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School Spirit: Neasa Ní Chianáin and David Rane’s School Life Teaches Finding the Extraordinary in the Ordinary

School Spirit: Neasa Ní Chianáin and David Rane’s School Life Teaches Finding the Extraordinary in the Ordinary


MM: How do you structure a film like this? It’s finite, because we get to the end of the school year, but you have to make a lot of decisions about what to show and what’s relevant. What was that editing process like?

DR: We had a lot of footage. We filmed over two years, and then we decided in the editing process to use the second year for chronology, but also because children change from year to year, and it was going to be complicated blending two years. We didn’t have a clear narrative structure until we started the editing process. The film was definitely found in the editing suite, but we did know that John and Amanda’s arc was there. Right through the film, we knew about their possible retirement.

NC: At the beginning of the year, Amanda was actively looking for a house to move away from the school, but John couldn’t retire. The very idea of leaving the school is just an impossibility for him. That’s how the film opens, with this discussion of whether Amanda is well enough to keep teaching, and if she’s happy enough to keep teaching, because they were 69 and 70 when we filmed. A lot of people would have had to retire 10 years before that, but because it is the school that it is, as long as they are physically capable of doing it, and as long as they are interacting with the kids and the kids are getting something from them, they’re allowed to continue teaching, because they have amazing teaching left in them.

DR: We took 450 hours of footage, and pretty much documented all of it, and made notes on all of it, and got it down to 25 to 30 hours of what we thought were the strongest scenes and the most emotional scenes, and inevitably, John and Amanda were in many of those scenes. Then we decided on the characters, the children that we wanted to feature. We obviously had more than three that could have been in the story, but those three were all taught by John and Amanda, and they all had character arcs that finished positively, and that was very important for Neasa and me. We’re dealing with very young children. We had the trust and the permission of the parents, and we wanted those stories to end positively, and not leave a child in a negative space, so when they went on to their next school, they would be seen as the child who was always in trouble, or whatever. So those character arcs were found in the editing, and they worked with John and Amanda’s story, so the film came together around that. Dermot Dix has an overarching story as the headmaster who leads the school and guides them as well, and that was very important to the final structure.

MM: You mentioned it was meant to be observational. What were some of the documentarians that you referenced, or the visual style that you wanted to employ? And what are the challenges in that style?

DR: Both of us are big fans of documentaries of the observational style anyway, so we would have watched a lot of Pennebaker and Weisman and Maysles Brothers, and then more recently, people like Kim Longinotto. The challenges of the observational style are obvious.

NC: It requires time. It requires a lot of investment of time, and it requires building relationships with people, because to get that level of intimacy, which is what we always search for in our work, it’s not just the surface. You’ve got to get right underneath and try to understand what’s behind the façade. Because it was just David and me filming for most of the film, we could invest that time. Had we been paying a film crew every day, no budget could have covered that. That’s the way we like to work. We’re more interested in really penetrating a world, rather than just seeing it from the outside. We wanted to be part of it.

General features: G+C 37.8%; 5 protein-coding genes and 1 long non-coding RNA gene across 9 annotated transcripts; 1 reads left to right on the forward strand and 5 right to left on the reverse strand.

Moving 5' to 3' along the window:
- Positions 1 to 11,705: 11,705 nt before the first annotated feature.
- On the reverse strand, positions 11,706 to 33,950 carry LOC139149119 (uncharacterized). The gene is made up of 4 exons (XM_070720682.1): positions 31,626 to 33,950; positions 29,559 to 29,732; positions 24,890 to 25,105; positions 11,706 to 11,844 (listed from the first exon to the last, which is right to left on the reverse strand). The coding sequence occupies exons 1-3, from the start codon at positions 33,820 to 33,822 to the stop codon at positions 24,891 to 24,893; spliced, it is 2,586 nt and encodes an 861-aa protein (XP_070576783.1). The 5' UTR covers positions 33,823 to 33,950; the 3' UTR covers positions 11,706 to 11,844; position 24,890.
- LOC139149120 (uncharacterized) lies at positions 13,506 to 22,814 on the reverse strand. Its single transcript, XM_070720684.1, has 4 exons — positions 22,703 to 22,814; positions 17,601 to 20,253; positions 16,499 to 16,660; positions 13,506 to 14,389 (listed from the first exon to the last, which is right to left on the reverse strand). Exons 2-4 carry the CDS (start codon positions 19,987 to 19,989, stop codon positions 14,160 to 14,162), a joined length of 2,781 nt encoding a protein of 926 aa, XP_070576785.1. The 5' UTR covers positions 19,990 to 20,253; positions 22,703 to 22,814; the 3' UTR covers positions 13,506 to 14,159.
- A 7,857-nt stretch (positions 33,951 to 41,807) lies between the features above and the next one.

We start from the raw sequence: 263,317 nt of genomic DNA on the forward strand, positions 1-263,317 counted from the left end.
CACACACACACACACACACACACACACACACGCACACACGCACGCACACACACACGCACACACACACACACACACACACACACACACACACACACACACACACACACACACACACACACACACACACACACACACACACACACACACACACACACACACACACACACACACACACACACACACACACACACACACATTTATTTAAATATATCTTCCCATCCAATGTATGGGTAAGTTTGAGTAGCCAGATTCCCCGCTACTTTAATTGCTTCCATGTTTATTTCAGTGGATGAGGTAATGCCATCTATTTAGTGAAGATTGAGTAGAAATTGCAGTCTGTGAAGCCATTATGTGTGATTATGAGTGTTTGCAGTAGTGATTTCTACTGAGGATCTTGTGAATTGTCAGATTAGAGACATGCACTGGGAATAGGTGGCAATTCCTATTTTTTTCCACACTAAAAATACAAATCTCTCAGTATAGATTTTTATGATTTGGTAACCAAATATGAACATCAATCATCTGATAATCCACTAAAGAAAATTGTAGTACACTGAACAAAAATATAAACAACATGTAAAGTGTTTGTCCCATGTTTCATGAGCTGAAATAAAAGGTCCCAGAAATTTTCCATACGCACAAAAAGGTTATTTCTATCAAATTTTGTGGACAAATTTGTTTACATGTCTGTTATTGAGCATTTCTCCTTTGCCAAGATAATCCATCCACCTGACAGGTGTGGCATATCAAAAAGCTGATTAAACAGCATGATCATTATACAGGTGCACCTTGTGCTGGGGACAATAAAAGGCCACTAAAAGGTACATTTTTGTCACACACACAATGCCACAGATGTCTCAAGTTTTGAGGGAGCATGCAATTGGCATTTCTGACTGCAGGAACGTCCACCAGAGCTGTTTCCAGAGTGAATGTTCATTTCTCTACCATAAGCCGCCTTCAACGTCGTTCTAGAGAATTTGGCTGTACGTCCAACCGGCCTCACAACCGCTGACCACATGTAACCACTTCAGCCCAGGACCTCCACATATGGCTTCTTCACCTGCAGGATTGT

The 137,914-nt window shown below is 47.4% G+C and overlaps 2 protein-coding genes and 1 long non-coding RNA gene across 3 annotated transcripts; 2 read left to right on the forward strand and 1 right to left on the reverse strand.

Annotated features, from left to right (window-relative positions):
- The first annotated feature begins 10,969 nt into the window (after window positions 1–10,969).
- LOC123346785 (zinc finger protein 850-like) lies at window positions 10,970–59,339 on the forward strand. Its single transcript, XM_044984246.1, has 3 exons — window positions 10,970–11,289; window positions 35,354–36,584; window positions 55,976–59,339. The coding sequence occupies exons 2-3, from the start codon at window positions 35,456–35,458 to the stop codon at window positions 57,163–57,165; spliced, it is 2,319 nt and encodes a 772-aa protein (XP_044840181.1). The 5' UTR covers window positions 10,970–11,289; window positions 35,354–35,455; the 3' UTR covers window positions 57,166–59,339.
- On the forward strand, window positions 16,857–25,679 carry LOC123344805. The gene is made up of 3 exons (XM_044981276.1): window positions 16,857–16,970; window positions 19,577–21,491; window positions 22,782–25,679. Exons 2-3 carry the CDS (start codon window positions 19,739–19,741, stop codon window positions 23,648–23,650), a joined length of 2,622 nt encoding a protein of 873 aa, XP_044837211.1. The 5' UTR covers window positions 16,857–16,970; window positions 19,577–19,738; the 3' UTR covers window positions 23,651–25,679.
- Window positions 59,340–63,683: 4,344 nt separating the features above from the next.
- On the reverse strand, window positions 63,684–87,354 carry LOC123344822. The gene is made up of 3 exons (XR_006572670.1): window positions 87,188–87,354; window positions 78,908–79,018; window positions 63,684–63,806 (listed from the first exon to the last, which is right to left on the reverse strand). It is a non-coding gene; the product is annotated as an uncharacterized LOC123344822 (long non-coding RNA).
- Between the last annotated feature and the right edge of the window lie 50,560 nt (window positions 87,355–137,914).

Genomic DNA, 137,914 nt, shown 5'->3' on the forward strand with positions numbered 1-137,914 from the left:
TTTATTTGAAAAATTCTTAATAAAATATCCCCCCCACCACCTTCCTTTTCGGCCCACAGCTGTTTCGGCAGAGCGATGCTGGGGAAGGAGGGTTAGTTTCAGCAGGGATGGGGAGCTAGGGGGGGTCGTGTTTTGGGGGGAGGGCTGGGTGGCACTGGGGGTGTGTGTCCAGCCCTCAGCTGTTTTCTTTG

DR: We set certain rules. In the edit, there was the rule of not leaving a child with a negative character arc, and we also decided not leave the school in the filming. We never left to go back to a child’s home with the parent, for example, and even when we were in John and Amanda’s house, which was within the school grounds, we never left the school grounds. Imposing those rules on ourselves as filmmakers, I think that really helped.

NC: And we had a big question as well: Is there such a thing as a surrogate family? That’s how we structured the film in the end, because we really did feel like this was a genuine, actual surrogate family. This community is very tight, and they will continue to keep those relationships well after they leave the school. We’ve seen that, with Olivia, the gap student who comes back to help John in the band room. She represents many, many Headfort kids who come back in between college, or in between secondary school and going on to college, or some of them come back when they’ve just finished their degrees, and they just want to hang out and revisit their childhood, and they get involved in the mechanisms of the school. The younger children love that, because they love listening to all of the stories of what it was like in the ’70s, what was it like in the ’80s. With John and Amanda, there’s a well-worn path to their house of ex-students coming back to spend time with them. Any day, you can see a 50-year-old in there or a 20-year-old, hanging out with them, and I thought, “That’s not normal.”

DR: It goes the other way, too. John and Amanda remember every child who’s passed through their care. We would encounter people who’d come up to after festival screenings at Sundance or Sydney Film Festival, and they’d say, “I went to that school,” and we’d say, “What’s your name?” They’d say, “John,” and they might be a 50-year old, and I’d send John a text, and I’d say, “This guy came up to us, and this was his name.” He would reply, “Oh yeah, he was a great kid,” or “He was really good at art.” He has whole stories and he would remember them. He says, “They are one of ours,” and he doesn’t mean one of John and Amanda’s kids, but one of the school’s kids.